Seaswarm oil-scrubbing robots could clean up nasty oil spills


The boffins over at the Massachusetts Institute of Technology (MIT) have announced the development of a prototypical robot known as Seaswarm. Costing $20,000 a pop, these will be unveiled to the public officially this Saturday night, and ought to be primed for oil spill cleanup action within a year. The Seaswarm robots resemble a treadmill conveyor belt which has been connected to an ice cooler, where the former will float on the ocean’s surface and turn about, so that it propels the robot forward while lifting oil off the water thanks to a nanomaterial which was specially engineered to attract oil and repel water.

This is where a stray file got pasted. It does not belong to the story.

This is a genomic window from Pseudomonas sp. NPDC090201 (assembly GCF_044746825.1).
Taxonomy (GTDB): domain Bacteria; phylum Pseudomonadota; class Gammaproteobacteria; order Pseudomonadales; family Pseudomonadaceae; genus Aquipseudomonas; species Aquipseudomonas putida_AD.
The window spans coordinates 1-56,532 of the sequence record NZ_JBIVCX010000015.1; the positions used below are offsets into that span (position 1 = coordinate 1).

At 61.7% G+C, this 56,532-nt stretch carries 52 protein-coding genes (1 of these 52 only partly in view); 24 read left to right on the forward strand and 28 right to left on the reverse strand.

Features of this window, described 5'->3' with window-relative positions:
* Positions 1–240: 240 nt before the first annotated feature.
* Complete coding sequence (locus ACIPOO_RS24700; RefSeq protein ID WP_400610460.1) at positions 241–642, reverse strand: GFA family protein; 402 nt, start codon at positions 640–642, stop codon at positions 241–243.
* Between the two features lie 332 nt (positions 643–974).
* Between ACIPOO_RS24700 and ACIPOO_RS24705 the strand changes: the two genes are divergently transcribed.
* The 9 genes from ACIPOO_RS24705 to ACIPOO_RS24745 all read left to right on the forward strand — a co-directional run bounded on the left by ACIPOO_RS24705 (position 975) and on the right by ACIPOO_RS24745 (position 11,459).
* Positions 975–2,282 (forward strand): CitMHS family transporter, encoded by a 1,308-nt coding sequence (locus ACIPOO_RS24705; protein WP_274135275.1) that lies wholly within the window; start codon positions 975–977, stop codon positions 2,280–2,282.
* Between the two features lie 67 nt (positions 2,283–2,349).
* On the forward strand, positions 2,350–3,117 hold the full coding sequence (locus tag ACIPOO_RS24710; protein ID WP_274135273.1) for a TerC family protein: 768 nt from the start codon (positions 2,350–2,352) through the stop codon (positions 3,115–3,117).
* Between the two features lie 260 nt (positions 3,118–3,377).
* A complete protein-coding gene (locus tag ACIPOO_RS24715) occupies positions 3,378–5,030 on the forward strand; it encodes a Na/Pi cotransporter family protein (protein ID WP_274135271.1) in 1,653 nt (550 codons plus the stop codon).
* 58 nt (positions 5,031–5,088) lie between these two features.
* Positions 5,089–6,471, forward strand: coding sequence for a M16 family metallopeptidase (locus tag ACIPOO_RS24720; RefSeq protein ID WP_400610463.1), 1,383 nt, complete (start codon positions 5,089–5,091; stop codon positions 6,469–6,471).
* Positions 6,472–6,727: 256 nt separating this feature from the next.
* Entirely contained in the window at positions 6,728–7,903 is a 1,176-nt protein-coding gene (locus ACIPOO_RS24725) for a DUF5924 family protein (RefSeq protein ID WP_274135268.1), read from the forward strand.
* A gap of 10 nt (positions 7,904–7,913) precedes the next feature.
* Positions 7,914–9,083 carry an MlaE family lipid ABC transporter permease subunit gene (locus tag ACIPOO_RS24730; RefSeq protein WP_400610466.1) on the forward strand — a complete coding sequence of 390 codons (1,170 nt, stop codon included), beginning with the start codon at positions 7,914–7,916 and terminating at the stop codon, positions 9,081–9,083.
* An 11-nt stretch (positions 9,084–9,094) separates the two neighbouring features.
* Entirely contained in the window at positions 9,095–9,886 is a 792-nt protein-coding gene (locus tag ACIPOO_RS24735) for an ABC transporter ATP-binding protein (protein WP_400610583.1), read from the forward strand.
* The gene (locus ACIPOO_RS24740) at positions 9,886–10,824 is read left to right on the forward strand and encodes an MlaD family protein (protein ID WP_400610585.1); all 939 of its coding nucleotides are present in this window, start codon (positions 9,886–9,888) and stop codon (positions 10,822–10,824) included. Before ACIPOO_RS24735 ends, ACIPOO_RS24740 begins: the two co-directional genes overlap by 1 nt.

To put it in layman’s terms, this is akin to a carpet rolling on the surface of the water. MIT has dubbed the robot’s conveyer belt material as a “paper towel for oil spills”, where it is able to absorb up to 20 times its weight in oil. All absorbed crude from the ocean’s surface can be burned off on the spot via a built-in heater, or it can be bagged and left on the surface for a pick up operation later on. Said oil can then be reused or recycled. Meant to work in a team of thousands, the Seaswarm will co-ordinate with one another using GPS location data – we wonder whether the motor is powerful enough to combat strong waves when the weather gets rough.

Filed in Green >Robots >Top Stories. Read more about Mit, Robot, Robotics and Robots.

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